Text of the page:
Talking About the Party (III)
Diversity and representation
By Rafael Hernández
April 14, 2021
Translated and edited by Walter Lippmann for CubaNews
Then a “rectification of errors and negative tendencies” (1986-91) of this system, interrupted before establishing a new one.
Then, a package of emergency measures (1993-96) to overcome the crisis of the Special Period, almost unchanged for more than ten years of uncertain recovery.
This continued until the beginning of a program of structural reforms called Updating the Model (2011), which produced nothing less than another conceptualization of socialism, economic guidelines and a new Constitution.
In this last, a mixed economy model is advocated, property relations are substantially modified, the private sector and the market are legitimized, and the most radical decentralization of the system is proposed -almost everything still pending implementation.
According to the figures of the VII Congress, the Party had 670,000 members, 13% less than five years before. Added to the 405,830 of the UJC (2012), they were still a very high number with respect to the population and other political parties where it is enough to register, according to those figures in Cuba, out of every 4.5 people of working age 1 is a PCC militant. In its occupational structure, professionals had been the most represented sector (41.6%), above leaders and workers. A quarter of these professionals, equivalent to 11.1% of the total number of militants, were teachers.
Of every 6 members of the PCC, 4 were under 55 years old (2 ½ under 45); 1 between 55 and 60 and 1 over 60. The Central Committee (CC) of the PCC elected at the VI Congress (2011) had an average age of 57, and that of the VII (2016), had decreased to 54. The rejuvenation policy lowered the average age of the top leaders in the provinces to 52 (2018), five less than that of current President Díaz-Canel.
Women were 39% of the Party’s militancy, but 52% of the UJC. In the current CC, they are 42%; and in the Political Bureau (PB), they increased from zero or one, to 4 since 2016. Non-whites in the ranks, as well as in the Political Bureau, represent 35%, the same proportion as in Cuban society, according to the last Census. In the CC, they are 31%, of which the majority are black (16.6%).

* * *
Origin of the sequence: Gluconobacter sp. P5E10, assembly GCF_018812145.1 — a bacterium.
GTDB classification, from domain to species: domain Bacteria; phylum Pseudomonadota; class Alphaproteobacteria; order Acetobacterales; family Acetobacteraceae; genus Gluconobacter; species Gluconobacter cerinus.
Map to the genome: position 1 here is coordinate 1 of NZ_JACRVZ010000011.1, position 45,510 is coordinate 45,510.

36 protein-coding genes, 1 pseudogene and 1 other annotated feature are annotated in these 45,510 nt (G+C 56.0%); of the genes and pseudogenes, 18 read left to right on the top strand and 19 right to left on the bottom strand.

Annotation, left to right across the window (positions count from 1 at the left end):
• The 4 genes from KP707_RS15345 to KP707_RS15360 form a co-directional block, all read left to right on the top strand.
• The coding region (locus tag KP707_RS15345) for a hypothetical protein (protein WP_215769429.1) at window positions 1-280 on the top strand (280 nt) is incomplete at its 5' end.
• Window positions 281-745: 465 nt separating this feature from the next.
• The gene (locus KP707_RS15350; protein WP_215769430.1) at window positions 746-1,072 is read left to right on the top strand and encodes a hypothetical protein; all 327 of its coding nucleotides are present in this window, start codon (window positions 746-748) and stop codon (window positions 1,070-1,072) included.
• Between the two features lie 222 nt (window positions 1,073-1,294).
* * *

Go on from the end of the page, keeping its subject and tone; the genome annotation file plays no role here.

The entry of five new members to the Political Bureau at the VII Congress had already lowered the average age from 70 to 63. This PB was the first one where the positions by professional profile (9) -defense, economy, diplomacy, public health, science and technology- exceeded those of career political leaders (8).
Among these political cadres, 5 had led in the provinces, and 3 joined the PB under Raul’s command. Contrary to what is repeated, more military personnel did not enter, but left, and those who remained were already there before Raul’s command. This pattern, which leads provincial leaders of the PCC and the People’s Power to the highest national level, is also part of his legacy.
Probably, this pattern will be maintained in the leadership bodies to be elected by the VIII Congress. The number of women and non-whites, as well as provincial leaders, will increase. Very surely, the age of the Political Bureau will decrease again: the outgoing First Secretary will soon be 90 years old, and the incoming one will have barely turned 61 when taking office. If the number two were a non-white woman or a provincial leader, known for their popular roots, everything would fit.